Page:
What’s the key to being a visionary? Sometimes it starts with a little belief and some fancy eyewear.
I started like most of us started: I just did. I worked. I was smart. I got things done. Then, all of a sudden, that stopped working, and I had a choice to make about what I wanted to be when I grew up (again). So I decided to (really this time) take control.
Let me start here: I love what I do because, at the heart of it, I know I’m in the driver’s seat. Of course, that’s an ironic metaphor—since I’m from Brooklyn and I hate to drive—but stay with me here. I work for Morgan Stanley, a global financial services firm that hired me when I was five months pregnant—in September 2008 as the economy was going through so much turmoil. It was a huge risk for them, and a big jump for me, moving from higher education to financial services. I worked. Went on maternity leave. Came back. And got it done some more.
A couple years later my boss felt I was ready for a big challenge. He pitched me as lead for one of the biggest and most high profile projects in the pipeline. Then, the head of the group shot him down. The feedback? I wasn’t a visionary. I was more of a “doer.”
That really, really bothered me. In some ways, I felt he was probably right. After all, I loved “getting things done.” I worked with so many smart people, so I was happy to collaborate on great ideas instead of taking the lead and the glory. I wasn’t alone: studies have shown that women are unlikely to take credit for their role in group work in a mixed-gender setting unless their roles were explicitly clear to outsiders. But after some stewing, a thought occurred to me. What if I started acting like—and ultimately believing—I was a visionary? Sure, it wouldn’t get me that coveted project that I missed, but surely it might lead to something else? It was time to get intentional and take charge of my professional narrative. So I did.
The first thing I did was go out and assemble a unique wardrobe to help me “look the part.” Oh, sure, that might seem completely superficial, and, yes I invested in some fancy eyewear. I wanted to put on my superhero costume, and I made sure it screamed “visionary.” I called my glasses my “leader lenses.” I would take them off and give a purposeful stare when I was making a visionary point (anyone who knows me remembers this phase with giggles). People were very entertained. I decided to explicitly signal that I was different and people should take note, and the confidence came soon after. I decided not to blend in. I’m loud, so I might as well live loud too—with a red dress and teal specs!
Next, I started bringing ideas to people all the time. I stopped censoring ideas that were too “out of the box” (which kept me from sharing them in the past) and instead began to workshop and brainstorm them with others. I gave tons of credit to the people who helped me refine my ideas. I encouraged people to share their own crazy ideas. In doing so, I created a safe place for people to not only incubate their ideas, but to also “get it done.” There’s a Lean In Circle stat which states that 85% of circle members credit their circle with positive changes in their life. Who doesn’t want an 85% boost in their life with some laughs thrown in?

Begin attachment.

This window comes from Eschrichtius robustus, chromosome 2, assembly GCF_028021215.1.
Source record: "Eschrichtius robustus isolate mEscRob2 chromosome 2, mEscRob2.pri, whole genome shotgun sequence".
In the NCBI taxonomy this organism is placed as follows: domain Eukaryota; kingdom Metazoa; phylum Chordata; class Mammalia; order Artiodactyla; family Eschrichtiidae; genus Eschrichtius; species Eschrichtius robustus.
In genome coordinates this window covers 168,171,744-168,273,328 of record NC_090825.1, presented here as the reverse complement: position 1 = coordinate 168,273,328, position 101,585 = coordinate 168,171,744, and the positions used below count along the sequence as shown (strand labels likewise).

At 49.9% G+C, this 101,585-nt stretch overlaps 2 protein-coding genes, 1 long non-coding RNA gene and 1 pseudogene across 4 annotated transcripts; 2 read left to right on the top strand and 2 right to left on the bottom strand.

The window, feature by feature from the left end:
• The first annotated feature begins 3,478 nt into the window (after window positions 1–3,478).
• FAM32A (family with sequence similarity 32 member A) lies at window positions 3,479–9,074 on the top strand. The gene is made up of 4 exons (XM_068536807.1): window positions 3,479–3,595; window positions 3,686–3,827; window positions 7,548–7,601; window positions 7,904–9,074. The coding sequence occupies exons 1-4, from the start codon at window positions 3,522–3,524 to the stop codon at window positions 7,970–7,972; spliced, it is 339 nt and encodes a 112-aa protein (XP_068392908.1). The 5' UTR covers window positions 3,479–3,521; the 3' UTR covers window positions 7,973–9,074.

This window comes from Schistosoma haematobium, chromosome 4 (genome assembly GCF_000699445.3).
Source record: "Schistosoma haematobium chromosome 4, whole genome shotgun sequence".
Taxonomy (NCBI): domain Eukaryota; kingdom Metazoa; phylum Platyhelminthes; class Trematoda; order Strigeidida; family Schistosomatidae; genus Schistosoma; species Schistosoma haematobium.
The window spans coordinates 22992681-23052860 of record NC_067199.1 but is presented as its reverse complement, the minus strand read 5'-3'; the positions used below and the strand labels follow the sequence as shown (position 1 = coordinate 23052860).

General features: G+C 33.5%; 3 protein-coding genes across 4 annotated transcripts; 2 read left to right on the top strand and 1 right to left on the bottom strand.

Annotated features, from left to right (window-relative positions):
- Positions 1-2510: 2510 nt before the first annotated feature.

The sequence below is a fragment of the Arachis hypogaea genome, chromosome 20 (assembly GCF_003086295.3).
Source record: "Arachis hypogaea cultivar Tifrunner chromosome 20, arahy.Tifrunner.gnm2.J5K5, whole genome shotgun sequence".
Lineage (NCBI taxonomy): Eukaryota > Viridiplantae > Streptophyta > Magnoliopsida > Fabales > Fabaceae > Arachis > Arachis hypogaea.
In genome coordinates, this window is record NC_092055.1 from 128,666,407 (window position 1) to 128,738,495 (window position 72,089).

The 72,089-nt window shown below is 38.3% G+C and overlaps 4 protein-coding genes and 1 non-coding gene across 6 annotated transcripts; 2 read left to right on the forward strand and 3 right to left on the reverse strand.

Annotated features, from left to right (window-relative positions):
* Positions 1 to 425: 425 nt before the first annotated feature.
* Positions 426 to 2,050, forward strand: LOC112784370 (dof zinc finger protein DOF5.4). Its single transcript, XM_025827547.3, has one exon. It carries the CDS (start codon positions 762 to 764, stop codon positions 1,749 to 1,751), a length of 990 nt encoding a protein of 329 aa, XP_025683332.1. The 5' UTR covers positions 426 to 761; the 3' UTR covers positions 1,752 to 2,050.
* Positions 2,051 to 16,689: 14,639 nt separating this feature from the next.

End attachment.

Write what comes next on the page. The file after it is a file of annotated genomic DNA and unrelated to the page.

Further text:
Carla Harris, a fabulous trailblazer at Morgan Stanley, has said: “The most important conversations about your career happen when you are out of the room.” (See paragraph 3 above for exhibit #1). On the surface, this is a completely disempowering concept—how can I control what others say about me? But I was determined to have a say.
I began by clearly defining my mantra. At the time, it was: “I’m a trailblazer for dynamic leaders. I’m an expert in growth strategy and program management. I’m passionate about building community.” (It has since evolved to: I make big ideas a reality and I help teams love the journey.)
Then, I told my mantra to as many people as I could. That way, everyone knew what it is and where I was going with it. It was my own professional narrative and best of all, I wrote it myself. Talk about taking control of the conversation. Do you have a mantra?
Me with my fellow MAKERS@Morgan Stanley Wealth Management 2017 Awardees. Notice the bold dress pattern, cute specs, and hand holding with my dear colleague (aka my tribe). I would have hugged all of them in that photo if I could. Such a fantastic group!
Now, cut to present day. I have led even bigger projects than the one I didn’t get, pushed myself and my team to inspire and innovate, and most of all tried to help others in their own journeys. A little career/karma update: That leader who said I wasn’t a visionary? Years later he offered me a big role to lead strategy on his team (I turned him down, but we have become buds anyway).
Here’s the biggest takeaway. I love what I do and it’s because I push myself to be MY BEST SELF, and that there are tons of people I work with who will support me as I take risks and swing for it. And by being intentional about highlighting my own strengths, I became better equipped to shine a light on the strengths of others. I’m a more effective leader because of it. Speaking of leadership, I am totally due for some new eyewear.
Jennie Glazer is the Chief Operating Officer for Field Talent Management at Morgan Stanley Wealth Management. The Field Talent Management team plays a crucial role in accelerating Morgan Stanley’s Modern Wealth Strategy through significantly improved client focused engagement capability and impact. In her prior role as COO for Diversity & Inclusion programs in Wealth Management, she led the design and production of Leadership Summits for women and multicultural financials advisors—experiences that connected our talent in meaningful ways. Jennie lives in Brooklyn, NY with her two children and husband. In her professional and personal pursuits, she strives to live her mantra, “Make Big Ideas a Reality, Help Teams Love the Journey.”